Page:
Can A Bank Take Your Savings Account Money After A Bankruptcy Discharge?

3122

If you file for bankruptcy, your bank should not automatically freeze your savings accounts. The policies on frozen accounts can vary from one bank or credit union to the next. In many situations, it’s not a good idea to deliberately take money out of your savings account to hide it from your creditors. This action counts as bankruptcy fraud and is prosecutable under federal, state and local laws. Hiding savings can also lead to loss of your bankruptcy discharge in many cases.

<strong>When the Banks Can Take Your Savings</strong>

If there’s documented proof that you owe money to your bank or credit union, usually in the form of credit card balances, the financial institution is within its rights to freeze your accounts. They can also take the funds in your savings and apply them to these debts. One possible means of avoiding this situation is to provide the bank proof that your savings are exempt from your bankruptcy. This documentation will normally cause the bank or credit union to allow you access to your savings account again.

<strong>Planning Your Bankruptcy Exemptions</strong>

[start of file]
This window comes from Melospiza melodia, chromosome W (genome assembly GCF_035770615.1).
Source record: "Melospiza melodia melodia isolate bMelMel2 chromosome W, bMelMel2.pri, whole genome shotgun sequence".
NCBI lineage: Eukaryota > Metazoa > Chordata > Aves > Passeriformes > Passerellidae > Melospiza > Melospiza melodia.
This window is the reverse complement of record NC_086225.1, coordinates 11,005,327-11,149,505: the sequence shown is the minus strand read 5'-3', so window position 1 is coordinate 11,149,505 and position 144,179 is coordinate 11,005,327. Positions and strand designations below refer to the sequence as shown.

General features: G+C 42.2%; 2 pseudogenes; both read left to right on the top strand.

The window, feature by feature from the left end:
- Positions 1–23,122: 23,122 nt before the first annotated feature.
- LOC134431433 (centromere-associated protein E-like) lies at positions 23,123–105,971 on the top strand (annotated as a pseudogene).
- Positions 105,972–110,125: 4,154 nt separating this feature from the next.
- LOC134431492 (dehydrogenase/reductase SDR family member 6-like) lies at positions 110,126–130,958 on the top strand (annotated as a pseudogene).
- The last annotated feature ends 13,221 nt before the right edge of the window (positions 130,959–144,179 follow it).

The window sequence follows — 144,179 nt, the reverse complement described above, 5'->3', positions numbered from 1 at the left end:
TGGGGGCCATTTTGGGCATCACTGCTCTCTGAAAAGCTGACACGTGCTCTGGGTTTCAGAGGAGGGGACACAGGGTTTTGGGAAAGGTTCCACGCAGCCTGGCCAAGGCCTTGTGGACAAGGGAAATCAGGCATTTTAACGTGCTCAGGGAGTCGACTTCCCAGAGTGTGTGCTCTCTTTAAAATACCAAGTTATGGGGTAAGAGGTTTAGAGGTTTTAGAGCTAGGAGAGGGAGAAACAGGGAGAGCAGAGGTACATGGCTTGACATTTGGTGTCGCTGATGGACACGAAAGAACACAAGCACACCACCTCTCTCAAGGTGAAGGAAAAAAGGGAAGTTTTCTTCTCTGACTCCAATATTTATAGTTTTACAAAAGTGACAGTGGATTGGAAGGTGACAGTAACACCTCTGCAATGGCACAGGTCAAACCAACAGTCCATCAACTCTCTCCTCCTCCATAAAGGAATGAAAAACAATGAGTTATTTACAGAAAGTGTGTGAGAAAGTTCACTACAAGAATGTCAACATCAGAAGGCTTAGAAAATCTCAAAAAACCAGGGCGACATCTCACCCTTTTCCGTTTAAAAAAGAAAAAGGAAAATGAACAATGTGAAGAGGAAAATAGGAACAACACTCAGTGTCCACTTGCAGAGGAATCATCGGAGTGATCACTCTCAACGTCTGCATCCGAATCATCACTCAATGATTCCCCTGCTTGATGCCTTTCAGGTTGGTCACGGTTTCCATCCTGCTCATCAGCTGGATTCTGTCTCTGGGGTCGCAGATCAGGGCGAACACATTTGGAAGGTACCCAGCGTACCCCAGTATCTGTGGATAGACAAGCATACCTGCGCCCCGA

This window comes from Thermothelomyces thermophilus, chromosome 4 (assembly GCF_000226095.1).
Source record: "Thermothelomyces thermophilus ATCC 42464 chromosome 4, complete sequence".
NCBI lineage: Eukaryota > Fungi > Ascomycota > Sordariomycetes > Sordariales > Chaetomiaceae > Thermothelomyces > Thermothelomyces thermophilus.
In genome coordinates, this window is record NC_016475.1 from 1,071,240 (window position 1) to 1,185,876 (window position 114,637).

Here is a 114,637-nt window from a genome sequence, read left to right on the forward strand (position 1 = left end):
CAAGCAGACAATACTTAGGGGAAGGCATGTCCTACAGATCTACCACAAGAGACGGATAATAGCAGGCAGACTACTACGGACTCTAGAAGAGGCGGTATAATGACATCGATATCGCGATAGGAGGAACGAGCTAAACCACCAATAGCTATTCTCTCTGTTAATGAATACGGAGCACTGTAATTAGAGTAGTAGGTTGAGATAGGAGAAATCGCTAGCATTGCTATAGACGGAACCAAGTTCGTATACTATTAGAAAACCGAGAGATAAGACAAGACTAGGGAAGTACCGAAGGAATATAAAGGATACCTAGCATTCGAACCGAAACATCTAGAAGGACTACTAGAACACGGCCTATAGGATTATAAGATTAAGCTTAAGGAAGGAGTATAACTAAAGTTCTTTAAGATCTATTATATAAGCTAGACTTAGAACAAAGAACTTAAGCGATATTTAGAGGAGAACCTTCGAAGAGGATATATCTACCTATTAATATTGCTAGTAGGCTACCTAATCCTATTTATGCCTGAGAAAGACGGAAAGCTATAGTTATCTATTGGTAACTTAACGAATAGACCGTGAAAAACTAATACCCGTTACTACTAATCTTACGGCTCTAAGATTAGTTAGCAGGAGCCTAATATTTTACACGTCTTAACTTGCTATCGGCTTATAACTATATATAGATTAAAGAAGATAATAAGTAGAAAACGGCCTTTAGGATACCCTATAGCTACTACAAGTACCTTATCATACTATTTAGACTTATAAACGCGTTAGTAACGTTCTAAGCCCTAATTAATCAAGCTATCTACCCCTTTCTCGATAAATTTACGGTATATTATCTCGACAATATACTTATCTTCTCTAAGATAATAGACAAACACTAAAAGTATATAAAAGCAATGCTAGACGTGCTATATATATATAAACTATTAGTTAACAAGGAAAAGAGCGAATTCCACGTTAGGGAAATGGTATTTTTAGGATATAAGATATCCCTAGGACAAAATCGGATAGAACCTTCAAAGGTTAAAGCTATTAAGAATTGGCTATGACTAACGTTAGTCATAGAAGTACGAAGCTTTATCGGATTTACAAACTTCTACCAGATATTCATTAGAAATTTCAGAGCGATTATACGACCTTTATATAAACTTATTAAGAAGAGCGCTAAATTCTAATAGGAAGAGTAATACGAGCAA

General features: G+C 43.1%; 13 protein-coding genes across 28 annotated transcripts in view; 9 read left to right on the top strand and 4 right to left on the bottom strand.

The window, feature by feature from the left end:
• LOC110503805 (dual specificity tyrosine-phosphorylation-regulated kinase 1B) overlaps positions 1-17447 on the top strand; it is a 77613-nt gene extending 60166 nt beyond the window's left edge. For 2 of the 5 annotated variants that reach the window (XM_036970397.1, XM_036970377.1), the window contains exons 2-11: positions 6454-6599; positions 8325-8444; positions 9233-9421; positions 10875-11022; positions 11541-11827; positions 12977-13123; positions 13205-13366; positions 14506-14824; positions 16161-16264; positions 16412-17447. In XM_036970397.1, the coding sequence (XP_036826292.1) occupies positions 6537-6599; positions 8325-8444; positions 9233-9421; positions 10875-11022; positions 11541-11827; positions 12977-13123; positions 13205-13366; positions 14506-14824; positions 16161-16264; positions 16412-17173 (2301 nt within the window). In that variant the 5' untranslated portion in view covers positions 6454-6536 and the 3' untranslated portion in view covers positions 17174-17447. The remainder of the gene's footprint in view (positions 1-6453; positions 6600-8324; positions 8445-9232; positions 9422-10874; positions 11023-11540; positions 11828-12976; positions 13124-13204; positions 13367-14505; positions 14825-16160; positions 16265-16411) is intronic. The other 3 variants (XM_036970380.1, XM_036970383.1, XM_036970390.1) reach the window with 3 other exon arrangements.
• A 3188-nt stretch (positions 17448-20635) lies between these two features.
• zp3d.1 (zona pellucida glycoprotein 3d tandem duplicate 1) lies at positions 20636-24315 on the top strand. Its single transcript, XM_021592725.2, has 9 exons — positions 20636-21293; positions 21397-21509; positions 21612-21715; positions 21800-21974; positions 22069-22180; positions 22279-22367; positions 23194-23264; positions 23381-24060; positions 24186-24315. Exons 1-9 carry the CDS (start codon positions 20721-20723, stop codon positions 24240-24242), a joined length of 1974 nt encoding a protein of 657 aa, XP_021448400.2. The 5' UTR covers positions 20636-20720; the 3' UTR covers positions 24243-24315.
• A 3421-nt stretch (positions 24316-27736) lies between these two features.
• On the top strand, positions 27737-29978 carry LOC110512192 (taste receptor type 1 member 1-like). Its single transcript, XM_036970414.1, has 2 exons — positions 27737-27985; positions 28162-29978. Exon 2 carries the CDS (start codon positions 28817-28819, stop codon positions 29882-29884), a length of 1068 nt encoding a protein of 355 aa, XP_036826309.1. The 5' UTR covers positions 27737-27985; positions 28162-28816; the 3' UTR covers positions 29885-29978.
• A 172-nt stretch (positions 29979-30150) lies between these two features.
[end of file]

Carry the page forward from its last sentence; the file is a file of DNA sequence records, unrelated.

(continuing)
If you’re able to get your savings included in your list of bankruptcy exemptions, your bank or credit union won’t be able to touch this account. Claiming an excessive number of exemptions in a bankruptcy can be construed as fraud, so it’s highly recommended to consult a knowledgeable bankruptcy attorney. Whether you can get your savings account on your list of exemptions also depends on bankruptcy laws that differ from one state to the next. In many situations, you may need to file a “wildcard” exemption to cover your banks accounts, particularly in cases of chapter 7 bankruptcy. If you find you can’t exempt your savings accounts, you and your attorney can usually work out a limited exemption with the bank and have some of the funds earmarked for you to keep for essential expenses. In some situations, these limited funds can be left in your savings account while the rest of your non-exempted assets are liquidated to pay off your remaining debts after a bankruptcy discharge.

Like this Article? Subscribe to Our Feed!

Author: Jay White

I started Dumb Little Man so great authors, writers and bloggers could share their life "hacks" and tips for success with everyone. I hope you find something you like!

SHARE